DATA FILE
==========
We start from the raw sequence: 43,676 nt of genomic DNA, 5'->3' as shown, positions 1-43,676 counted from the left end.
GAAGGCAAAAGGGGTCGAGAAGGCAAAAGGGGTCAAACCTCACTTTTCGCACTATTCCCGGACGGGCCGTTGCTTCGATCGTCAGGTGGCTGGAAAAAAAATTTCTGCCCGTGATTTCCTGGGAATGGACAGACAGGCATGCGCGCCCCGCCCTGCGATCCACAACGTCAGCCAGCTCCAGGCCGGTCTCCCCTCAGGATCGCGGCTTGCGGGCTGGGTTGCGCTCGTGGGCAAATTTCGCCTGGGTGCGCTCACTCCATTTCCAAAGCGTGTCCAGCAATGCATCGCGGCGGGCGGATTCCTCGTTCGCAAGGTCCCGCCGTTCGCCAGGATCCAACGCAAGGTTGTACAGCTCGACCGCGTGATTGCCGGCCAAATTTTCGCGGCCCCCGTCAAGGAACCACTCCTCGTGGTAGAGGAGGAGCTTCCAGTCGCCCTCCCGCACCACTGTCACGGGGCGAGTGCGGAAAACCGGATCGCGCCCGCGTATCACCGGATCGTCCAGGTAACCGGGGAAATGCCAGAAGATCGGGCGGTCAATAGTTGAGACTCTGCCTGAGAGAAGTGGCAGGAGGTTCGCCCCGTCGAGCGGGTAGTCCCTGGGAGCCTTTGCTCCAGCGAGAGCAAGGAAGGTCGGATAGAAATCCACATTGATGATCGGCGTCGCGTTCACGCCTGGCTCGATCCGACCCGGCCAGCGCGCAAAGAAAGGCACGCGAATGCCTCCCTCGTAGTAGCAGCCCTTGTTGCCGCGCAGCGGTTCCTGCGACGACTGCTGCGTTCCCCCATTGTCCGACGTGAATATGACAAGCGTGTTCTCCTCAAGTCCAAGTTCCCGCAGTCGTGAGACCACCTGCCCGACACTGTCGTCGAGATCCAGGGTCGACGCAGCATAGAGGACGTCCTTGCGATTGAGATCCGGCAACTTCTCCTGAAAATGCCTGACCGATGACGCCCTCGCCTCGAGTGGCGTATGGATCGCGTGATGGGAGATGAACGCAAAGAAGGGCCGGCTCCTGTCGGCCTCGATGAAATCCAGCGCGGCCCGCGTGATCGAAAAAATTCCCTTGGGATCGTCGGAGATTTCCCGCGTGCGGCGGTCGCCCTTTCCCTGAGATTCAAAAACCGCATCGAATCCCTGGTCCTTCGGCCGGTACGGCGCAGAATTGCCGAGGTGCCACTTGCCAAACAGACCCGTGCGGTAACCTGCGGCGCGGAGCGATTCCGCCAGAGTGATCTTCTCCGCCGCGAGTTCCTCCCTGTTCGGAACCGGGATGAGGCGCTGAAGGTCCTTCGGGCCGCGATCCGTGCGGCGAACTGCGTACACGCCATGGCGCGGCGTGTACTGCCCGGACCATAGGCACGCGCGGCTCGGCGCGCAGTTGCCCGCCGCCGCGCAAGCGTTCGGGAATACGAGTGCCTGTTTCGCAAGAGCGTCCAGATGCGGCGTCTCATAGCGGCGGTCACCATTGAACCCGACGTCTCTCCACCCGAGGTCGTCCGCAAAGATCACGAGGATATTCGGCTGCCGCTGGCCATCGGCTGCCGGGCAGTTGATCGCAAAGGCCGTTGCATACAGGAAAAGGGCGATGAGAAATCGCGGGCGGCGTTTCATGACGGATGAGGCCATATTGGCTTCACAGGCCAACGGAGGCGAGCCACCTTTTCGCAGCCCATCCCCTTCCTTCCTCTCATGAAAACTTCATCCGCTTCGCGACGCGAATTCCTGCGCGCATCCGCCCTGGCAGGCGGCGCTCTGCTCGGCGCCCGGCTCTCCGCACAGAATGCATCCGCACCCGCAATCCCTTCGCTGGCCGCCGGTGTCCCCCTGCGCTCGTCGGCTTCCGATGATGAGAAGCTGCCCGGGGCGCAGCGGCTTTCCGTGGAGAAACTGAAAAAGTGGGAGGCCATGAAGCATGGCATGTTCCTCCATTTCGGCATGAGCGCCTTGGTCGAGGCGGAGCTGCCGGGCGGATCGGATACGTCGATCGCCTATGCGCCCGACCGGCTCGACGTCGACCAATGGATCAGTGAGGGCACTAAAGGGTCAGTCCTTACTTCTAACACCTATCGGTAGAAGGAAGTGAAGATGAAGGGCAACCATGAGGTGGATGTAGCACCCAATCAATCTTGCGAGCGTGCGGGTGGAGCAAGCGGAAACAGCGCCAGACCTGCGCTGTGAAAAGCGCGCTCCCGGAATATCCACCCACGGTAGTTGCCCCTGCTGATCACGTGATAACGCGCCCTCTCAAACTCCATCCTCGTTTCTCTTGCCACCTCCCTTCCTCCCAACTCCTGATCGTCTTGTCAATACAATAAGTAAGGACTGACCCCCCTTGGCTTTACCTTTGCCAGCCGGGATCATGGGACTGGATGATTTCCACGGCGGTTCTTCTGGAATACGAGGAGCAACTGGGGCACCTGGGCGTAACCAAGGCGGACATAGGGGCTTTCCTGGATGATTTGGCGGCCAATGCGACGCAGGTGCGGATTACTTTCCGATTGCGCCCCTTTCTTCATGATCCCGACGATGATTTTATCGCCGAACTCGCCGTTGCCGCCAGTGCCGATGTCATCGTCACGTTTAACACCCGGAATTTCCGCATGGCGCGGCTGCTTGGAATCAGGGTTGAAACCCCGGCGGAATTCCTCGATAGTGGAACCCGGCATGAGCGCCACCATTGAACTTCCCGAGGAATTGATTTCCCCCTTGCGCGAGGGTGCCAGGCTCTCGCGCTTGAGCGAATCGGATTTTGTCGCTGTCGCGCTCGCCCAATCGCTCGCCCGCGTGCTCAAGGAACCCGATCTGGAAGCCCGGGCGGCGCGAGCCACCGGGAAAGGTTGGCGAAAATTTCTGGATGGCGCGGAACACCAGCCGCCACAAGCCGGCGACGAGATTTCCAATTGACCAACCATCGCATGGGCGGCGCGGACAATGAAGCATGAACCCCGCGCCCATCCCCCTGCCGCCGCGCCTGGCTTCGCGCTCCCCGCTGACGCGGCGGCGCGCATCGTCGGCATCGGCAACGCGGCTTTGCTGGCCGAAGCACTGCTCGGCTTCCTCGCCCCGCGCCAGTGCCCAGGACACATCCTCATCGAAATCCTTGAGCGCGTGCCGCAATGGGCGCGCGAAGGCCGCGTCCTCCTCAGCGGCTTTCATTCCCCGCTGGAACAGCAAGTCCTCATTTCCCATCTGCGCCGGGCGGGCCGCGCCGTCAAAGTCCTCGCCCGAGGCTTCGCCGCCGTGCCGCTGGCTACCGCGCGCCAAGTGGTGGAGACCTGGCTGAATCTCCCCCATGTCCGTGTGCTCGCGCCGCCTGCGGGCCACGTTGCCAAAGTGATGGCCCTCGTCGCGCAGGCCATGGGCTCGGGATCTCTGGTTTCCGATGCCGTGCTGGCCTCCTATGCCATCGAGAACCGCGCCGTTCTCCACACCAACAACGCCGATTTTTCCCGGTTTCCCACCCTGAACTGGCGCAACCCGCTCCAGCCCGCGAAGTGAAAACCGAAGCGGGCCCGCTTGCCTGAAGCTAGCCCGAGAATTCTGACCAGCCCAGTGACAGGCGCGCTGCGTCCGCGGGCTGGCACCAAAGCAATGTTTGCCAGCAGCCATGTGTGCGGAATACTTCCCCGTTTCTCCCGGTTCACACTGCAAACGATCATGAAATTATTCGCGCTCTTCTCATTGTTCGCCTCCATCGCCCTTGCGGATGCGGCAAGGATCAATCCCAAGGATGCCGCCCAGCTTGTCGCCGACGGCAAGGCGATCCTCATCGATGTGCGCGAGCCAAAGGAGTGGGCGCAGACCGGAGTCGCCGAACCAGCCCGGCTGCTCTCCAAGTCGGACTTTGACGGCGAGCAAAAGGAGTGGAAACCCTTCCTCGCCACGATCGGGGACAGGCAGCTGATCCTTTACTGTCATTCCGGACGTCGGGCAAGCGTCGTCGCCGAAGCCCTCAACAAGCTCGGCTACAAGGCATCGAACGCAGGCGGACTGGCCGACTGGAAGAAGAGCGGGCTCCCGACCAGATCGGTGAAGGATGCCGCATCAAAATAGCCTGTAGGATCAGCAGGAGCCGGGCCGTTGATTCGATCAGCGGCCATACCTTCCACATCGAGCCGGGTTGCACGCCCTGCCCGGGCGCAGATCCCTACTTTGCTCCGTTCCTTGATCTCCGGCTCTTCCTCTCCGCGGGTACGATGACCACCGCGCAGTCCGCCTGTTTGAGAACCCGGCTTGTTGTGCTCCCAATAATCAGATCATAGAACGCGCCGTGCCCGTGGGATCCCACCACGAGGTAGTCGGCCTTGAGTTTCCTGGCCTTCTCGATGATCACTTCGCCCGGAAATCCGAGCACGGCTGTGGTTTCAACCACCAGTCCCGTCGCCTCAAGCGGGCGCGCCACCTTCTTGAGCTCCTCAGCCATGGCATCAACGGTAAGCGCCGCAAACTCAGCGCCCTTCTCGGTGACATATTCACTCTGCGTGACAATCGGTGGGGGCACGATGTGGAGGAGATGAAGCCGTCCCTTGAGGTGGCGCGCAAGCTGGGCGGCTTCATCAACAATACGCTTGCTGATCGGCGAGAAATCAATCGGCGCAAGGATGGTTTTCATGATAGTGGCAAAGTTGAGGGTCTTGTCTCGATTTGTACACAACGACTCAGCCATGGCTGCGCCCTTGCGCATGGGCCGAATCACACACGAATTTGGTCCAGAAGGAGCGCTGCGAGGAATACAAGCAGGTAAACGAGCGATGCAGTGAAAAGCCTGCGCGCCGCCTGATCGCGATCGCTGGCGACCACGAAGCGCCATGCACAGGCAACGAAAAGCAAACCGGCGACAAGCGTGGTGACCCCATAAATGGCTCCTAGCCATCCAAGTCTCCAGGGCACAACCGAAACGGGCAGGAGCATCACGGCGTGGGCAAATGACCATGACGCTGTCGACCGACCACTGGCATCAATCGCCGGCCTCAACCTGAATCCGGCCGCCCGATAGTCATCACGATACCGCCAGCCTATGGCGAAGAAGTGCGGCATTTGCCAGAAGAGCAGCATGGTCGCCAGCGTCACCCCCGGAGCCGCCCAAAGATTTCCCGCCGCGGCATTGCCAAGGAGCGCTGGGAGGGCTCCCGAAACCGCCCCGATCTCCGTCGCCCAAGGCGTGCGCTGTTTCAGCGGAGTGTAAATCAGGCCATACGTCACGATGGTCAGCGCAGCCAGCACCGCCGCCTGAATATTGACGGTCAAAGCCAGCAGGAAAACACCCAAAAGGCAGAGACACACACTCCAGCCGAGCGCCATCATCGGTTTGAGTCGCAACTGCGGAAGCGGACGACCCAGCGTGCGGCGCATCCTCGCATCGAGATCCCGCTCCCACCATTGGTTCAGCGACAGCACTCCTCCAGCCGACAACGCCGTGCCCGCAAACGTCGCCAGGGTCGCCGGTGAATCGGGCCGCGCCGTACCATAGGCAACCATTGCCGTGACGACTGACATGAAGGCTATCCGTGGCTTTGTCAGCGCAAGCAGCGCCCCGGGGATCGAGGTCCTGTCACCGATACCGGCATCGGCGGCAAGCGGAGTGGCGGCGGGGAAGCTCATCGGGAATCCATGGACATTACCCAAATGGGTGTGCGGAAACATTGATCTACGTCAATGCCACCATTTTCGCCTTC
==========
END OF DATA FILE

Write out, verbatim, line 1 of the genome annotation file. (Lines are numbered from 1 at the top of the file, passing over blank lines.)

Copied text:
We start from the raw sequence: 43,676 nt of genomic DNA, 5'->3' as shown, positions 1-43,676 counted from the left end.